Do you tip in German restaurants and how much?


Tipping is assumed to be quite a complicated task while you are dining in a restaurant. In some countries, tipping is not expected but in some countries it is. Most of the fine dining restaurants promote tipping like a good gesture. But when it comes to dining at a restaurant in abroad it may seem like a huge challenge. If you pay a bit extra, you will end up losing some of your bucks or if you pay little you may end up disheartening the waiter. German restaurants are a bit unconventional, so if you are in Germany or planning a trip there, here is your tipping guide to help you out from your dilemma.

Tipping Tips in German Restaurants

People find tipping complex as in most of the cases they are doing it wrong. In some countries like Japan and Nepal, waiters even refuse to accept the tip as they believe in the notion that quality service must be provided to everyone. While in the USA and Germany waiters expect a tip. So here are some points you should go through if you are going to dine in Germany.

• Its completely okay to not leave any tip, if you are restrained by your budget. 5-10% of people don’t pay any tip for services provided.
• In Germany, the tip is expected by the waiters in restaurants in the same manner as in the USA or Europe, although the amount is lesser in Germany.
• Here, the waiters have wages around 20,000 Euros, hence it’s not required to pay hefty tips.
• Also, the service will be shy of lack-luster and you may even suffer poor service sometimes.
• Eye rolling in disappointment, not-up to-the mark kind of service, forgotten orders by waiters are a usual phenomenon here. Which will make you feel that you shouldn’t pay the tip, but that’s completely normal.
• If you are thinking that the waiter will give you the bill after you have finished your meal, you are mistaken. The Germans have a habit of drinking coffees after a meal or dessert as they are more leisure loving. If you want your bill, just wave the waiter and ask for the bill, otherwise, you may end up waiting till eternity.
• You have to say “Die Rechnung, bitte” to the waiter if he doesn’t comprehend English. The phrase means that you are asking for the bill.
• Most importantly the tip must be paid in cash. Avoid using debit cards or any other means for tipping. If your bill comes about 10-15 Euros don’t give 50 Euros or higher denominations and ask for change. They may get annoyed.
• Normally you should pay 5-10 % of the total order amount as a tip to the service rendered by the waiter. In case of very exceptional service, you can pay up to 15% of the total amount as a tip.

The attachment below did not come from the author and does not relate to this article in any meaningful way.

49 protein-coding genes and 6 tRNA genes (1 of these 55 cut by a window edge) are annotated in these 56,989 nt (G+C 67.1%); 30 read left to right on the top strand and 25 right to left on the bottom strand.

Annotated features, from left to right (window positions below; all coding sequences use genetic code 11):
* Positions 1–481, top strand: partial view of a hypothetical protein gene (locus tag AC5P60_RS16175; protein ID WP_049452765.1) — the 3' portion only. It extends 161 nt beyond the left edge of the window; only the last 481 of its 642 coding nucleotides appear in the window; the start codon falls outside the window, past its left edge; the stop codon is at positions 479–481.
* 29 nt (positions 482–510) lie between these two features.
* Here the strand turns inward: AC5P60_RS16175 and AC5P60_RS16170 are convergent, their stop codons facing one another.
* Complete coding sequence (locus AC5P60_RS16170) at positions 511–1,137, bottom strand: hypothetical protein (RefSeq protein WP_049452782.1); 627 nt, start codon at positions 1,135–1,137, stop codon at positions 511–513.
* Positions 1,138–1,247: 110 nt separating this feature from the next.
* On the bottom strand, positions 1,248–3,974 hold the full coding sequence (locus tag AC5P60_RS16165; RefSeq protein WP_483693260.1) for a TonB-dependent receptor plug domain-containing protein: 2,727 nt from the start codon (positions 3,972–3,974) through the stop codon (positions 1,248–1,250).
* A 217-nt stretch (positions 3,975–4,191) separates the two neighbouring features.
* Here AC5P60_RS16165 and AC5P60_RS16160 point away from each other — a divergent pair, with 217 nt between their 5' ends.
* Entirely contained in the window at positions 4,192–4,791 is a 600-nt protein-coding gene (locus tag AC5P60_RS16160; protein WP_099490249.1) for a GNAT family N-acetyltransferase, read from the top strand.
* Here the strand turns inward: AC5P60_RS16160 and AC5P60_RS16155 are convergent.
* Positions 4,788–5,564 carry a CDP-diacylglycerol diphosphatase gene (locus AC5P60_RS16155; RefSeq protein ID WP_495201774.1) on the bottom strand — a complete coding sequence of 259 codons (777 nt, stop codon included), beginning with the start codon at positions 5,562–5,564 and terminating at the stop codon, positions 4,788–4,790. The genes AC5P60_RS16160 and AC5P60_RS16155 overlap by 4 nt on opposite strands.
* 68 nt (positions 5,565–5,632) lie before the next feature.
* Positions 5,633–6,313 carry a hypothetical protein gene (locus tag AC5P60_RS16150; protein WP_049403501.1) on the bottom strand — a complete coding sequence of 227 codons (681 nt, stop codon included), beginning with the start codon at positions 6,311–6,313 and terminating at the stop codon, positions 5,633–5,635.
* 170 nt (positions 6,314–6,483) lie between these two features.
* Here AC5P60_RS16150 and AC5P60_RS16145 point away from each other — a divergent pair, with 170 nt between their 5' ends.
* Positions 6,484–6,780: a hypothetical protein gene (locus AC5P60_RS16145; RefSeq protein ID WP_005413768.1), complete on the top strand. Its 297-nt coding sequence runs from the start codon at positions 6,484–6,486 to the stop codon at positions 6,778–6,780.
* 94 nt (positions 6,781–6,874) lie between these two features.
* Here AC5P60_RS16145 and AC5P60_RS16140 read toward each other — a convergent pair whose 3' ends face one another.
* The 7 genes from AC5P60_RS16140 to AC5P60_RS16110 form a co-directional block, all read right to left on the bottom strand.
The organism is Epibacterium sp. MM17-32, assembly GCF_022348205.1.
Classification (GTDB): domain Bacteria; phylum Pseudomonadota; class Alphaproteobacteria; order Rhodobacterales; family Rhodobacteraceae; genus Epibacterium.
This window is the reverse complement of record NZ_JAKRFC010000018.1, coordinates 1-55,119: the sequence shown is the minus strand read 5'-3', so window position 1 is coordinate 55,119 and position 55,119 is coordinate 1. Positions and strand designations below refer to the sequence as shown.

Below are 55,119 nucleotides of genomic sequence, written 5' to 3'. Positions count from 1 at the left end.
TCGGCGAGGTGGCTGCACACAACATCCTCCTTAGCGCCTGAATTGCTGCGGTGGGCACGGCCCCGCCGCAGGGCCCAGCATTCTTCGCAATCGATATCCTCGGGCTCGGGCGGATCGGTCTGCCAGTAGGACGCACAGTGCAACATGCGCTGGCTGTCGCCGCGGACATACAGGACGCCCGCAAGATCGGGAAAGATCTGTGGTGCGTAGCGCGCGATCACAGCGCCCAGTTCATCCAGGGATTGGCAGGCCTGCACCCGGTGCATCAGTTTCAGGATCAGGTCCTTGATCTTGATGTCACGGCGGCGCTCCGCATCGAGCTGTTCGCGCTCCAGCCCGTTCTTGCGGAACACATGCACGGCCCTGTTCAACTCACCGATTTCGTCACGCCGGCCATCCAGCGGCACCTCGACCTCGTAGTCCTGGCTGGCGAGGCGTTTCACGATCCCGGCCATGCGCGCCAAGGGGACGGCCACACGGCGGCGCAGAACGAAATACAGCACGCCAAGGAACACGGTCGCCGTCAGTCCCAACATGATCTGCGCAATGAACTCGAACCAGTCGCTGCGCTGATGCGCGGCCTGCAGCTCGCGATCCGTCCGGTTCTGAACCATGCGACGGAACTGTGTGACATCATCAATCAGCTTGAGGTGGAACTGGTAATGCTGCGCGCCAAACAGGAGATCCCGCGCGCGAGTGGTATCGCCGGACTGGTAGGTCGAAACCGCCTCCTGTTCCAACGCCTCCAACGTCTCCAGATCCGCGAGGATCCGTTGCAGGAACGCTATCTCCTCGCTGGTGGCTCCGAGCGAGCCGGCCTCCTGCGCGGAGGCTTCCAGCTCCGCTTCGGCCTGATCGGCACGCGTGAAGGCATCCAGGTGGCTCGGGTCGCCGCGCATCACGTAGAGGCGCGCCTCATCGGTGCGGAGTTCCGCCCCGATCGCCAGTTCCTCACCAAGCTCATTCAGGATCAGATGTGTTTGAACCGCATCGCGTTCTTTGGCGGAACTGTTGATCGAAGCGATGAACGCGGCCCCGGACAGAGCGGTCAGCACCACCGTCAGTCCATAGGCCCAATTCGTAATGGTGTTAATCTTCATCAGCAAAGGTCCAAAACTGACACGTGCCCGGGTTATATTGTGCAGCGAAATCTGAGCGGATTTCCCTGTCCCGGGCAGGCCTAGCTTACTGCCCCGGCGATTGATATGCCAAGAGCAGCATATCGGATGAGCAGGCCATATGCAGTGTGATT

• In homey pensions, you are not expected to pay any tip. As the bill has service charges included.
• Basically, in Germany tip is not expected where there is counter service or self-service. As an example, you don’t have to pay any tip in McD’s or Subways.
• Credit cards are not readily accepted in german restaurants. You must either pay by cash or by the means of debit cards or “Electronic Cards” as they say. They simply refuse credit cards.
• Avoid paying by even traveler cheques as they may carry a substantial amount of “service charge” for converting them into cash.
• If you wish to split the bill, it is fine. The waiter will make a personal bill for everyone and asks about this after the meal.
• Generally, if your bill comes about, say 13.50 Euros you can opt to pay for 15 Euros having 1.5 Euros as a tip.
• The waiters generally carry a “change purse” with them so don’t hesitate. They can give you the change and you can say “keep the change”.
• If you keep the change on the table as a tip for the waiter it is considered bad according to their customs. You have to hand it to the waiter, otherwise, he may feel bad. He will be standing for ample time, so don’t be in a hurry.

Some Tips for dining in a restaurant in Germany:

  • Smoking is prohibited in Restaurants/Cafes in Germany.
  • You are on your own to find your seating table as the waiters will be busy with other chores.
  • Water, Ice water is not free in german restaurants. It may be free in other countries but here you are expected to pay for that.
  • Here, the same meal can taste a bit different than what you eat at your home. The condiments differ a bit in taste.
  • It’s totally fine even if you ask for a coffee or a dessert after you have finished your meal.
  • Don’t go to any restaurant where the bar is given more attention than the dining area.
  • If a table has “Stammtisch” labeled on it, then these tables are reserved for the restaurant’s regular customers. Please clarify with any of the waiters before getting seated on them.
    The bar staff here don’t expect any kind of tips.
  • In Germany, you are expected to pay for the hairdressers, bellhops too. Even if you are using a public bathroom, you are expected to tip the bathroom attendant.
    Don’t panic in any situation. You may ask for help from your nearby people.

So your dilemma about how much to tip or whether to tip or not has been solved. Next time you go to any restaurant in Germany, you wouldn’t be perplexed anymore. Just pay as per the quality of the service you received. It’s your personal choice. Your Tipping 101 is here for your rescue.